The book is worth reading twice, or more.  In three hours (or less for you lucky readers) you can pick up some great ideas and energy for making a difference in the workplace. I was so excited after having read it that I went the next week to their Living The Dream event, a day long seminar that helps drive home the principles in the book.  Floyd Consulting leads the event. It was exciting and energizing to be in a room of people that shared the dream of helping people reach their dreams through their employment.  It was a great day.

At the event, I found out that the book was less a work of fiction than I originally thought.  It’s based on actual events at real companies, but some things were changed to make it so the companies themselves did not become the focal point of the book.  I agree the Dream Manager process needs to be the point. Focus on the organizations would create an undue burden for those same businesses. The people behind the idea are committed to helping businesses improve employee engagement and improve top and bottom line results at the same time.

When was the last time you thought deeply about your own dreams?  Have you made the progress you hoped you would on your dreams?  I am still trying to figure mine out. I was disappointed by the lack of clarity and focus around my own dreams. It’s no wonder then that we’re not on the road to achieving them.  Only when you begin to focus, identify, plan and work toward your dreams do they start becoming reality.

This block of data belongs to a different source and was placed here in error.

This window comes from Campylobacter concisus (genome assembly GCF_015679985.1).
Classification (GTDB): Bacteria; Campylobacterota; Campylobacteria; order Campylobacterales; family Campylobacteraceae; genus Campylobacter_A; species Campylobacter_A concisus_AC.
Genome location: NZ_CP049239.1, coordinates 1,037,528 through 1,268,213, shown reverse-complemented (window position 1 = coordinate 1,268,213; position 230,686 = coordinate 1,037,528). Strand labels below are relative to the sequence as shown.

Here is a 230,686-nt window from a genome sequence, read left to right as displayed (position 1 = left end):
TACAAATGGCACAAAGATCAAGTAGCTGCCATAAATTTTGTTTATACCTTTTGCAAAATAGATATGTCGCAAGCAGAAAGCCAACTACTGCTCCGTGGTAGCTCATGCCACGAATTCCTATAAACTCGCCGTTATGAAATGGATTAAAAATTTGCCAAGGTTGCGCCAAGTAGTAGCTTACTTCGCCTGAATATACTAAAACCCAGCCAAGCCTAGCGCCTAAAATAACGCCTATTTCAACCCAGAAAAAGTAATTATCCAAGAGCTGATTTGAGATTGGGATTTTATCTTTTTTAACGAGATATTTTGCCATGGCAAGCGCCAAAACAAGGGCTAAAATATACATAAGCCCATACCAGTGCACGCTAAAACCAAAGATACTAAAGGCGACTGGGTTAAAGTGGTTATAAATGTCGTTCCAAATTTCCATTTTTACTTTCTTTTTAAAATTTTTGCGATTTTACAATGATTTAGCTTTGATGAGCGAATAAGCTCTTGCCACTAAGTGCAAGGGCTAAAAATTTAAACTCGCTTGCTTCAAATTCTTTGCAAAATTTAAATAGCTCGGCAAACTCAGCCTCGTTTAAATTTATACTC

Do you dream of helping others? The Dream Manager is a good way to start. Begin your dream pursuit anew.  If you haven’t read the book, get a copy. Have you thought about your dreams? Leave a comment and help us with your ideas. Either way, the more you focus on your dreams, the greater the chances you’ll achieve them. Let’s live our lives on purpose.

What’s Next? Please leave a comment below to join the conversation…

About The Author

Articles By mike-henry
Chief Instigator (Founder) of Lead Change Group and VP of IT for a mid sized technology company. Passionate about character-based leadership and making a positive difference.  »  View Profile

What People Are Saying

Susan Mazza  |  29 Jun 2009  |  Reply

Great questions throughout Mike. For me the best posts are often those that leave me with more important questions to consider than answers provided. This one hits that mark for me!

Do you think the current economic situation has made the tendency to make it even less likely for leaders to consider the question “what do we make our employees give?” Are employees more likely to compromise how they want to be treated because they are in fear of losing their jobs?

I think companies can get away with a lot in the short term because of the pervasive fear. Although I believe the ones that will thrive as things turn, and perhaps even the ones who will take the lead in turning things around will be the ones that consider the needs and dreams of their people.